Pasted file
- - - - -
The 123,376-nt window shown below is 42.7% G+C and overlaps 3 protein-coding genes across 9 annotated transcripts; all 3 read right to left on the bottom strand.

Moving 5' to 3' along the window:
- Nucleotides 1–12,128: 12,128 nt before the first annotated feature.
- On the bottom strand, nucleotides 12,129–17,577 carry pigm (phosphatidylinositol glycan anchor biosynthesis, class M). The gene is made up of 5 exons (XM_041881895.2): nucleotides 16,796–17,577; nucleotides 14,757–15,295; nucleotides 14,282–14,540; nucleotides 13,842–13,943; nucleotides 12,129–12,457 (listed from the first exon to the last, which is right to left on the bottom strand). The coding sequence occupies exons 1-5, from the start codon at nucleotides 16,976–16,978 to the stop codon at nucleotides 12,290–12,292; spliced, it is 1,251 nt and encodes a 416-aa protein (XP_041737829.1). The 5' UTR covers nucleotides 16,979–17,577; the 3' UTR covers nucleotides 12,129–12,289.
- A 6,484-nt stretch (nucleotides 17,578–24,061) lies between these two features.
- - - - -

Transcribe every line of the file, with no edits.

The 123,376-nt window shown below is 42.7% G+C and overlaps 3 protein-coding genes across 9 annotated transcripts; all 3 read right to left on the bottom strand.

Moving 5' to 3' along the window:
- Nucleotides 1–12,128: 12,128 nt before the first annotated feature.
- On the bottom strand, nucleotides 12,129–17,577 carry pigm (phosphatidylinositol glycan anchor biosynthesis, class M). The gene is made up of 5 exons (XM_041881895.2): nucleotides 16,796–17,577; nucleotides 14,757–15,295; nucleotides 14,282–14,540; nucleotides 13,842–13,943; nucleotides 12,129–12,457 (listed from the first exon to the last, which is right to left on the bottom strand). The coding sequence occupies exons 1-5, from the start codon at nucleotides 16,976–16,978 to the stop codon at nucleotides 12,290–12,292; spliced, it is 1,251 nt and encodes a 416-aa protein (XP_041737829.1). The 5' UTR covers nucleotides 16,979–17,577; the 3' UTR covers nucleotides 12,129–12,289.
- A 6,484-nt stretch (nucleotides 17,578–24,061) lies between these two features.